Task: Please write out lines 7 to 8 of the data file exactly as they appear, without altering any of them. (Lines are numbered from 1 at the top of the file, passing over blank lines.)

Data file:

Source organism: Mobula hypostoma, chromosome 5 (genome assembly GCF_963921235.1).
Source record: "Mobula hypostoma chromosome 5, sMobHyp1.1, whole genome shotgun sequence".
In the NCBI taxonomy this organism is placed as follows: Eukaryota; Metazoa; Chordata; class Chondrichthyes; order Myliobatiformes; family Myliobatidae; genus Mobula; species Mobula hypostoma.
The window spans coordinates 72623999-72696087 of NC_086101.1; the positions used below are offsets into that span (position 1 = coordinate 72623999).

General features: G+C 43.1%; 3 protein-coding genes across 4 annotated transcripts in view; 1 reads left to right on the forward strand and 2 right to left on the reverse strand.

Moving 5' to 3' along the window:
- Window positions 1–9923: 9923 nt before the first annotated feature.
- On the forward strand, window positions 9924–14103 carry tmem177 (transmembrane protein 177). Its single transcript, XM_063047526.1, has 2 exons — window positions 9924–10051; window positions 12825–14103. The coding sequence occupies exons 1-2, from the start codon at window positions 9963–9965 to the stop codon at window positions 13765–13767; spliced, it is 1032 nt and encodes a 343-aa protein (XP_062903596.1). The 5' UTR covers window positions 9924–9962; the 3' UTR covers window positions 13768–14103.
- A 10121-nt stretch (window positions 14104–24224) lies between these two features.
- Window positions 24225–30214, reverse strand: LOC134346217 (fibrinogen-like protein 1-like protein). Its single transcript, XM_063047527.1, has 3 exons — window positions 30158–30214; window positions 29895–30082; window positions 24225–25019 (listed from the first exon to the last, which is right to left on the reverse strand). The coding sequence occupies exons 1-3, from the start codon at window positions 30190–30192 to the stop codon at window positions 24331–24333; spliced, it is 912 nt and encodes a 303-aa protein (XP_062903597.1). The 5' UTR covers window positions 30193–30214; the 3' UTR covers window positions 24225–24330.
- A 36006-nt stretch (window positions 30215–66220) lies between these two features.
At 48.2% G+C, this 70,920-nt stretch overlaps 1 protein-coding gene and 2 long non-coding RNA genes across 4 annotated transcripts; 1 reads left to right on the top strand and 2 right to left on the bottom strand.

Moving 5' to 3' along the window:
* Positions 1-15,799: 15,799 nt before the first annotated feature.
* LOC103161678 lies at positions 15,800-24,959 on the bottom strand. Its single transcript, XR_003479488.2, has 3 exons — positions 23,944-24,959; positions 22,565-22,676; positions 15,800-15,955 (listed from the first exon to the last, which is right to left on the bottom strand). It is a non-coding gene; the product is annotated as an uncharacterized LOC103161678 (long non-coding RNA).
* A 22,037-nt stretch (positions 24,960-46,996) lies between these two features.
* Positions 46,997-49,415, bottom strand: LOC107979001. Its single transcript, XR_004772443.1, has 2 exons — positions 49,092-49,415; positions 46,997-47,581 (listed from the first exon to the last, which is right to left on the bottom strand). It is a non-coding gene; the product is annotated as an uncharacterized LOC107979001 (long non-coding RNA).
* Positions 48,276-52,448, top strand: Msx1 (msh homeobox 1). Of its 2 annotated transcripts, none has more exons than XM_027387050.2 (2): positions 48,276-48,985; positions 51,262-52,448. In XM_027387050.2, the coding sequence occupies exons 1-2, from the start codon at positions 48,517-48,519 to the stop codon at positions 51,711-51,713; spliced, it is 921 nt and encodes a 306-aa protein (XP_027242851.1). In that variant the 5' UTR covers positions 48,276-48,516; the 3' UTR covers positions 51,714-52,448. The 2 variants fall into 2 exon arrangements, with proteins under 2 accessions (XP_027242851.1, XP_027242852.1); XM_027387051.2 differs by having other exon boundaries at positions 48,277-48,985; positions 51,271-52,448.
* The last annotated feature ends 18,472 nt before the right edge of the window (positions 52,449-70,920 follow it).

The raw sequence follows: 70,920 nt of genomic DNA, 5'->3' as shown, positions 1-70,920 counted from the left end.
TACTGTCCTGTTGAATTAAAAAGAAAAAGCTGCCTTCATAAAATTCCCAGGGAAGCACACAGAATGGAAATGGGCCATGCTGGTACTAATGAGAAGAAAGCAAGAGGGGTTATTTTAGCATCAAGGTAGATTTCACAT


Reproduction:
- Window positions 1–9923: 9923 nt before the first annotated feature.
- On the forward strand, window positions 9924–14103 carry tmem177 (transmembrane protein 177). Its single transcript, XM_063047526.1, has 2 exons — window positions 9924–10051; window positions 12825–14103. The coding sequence occupies exons 1-2, from the start codon at window positions 9963–9965 to the stop codon at window positions 13765–13767; spliced, it is 1032 nt and encodes a 343-aa protein (XP_062903596.1). The 5' UTR covers window positions 9924–9962; the 3' UTR covers window positions 13768–14103.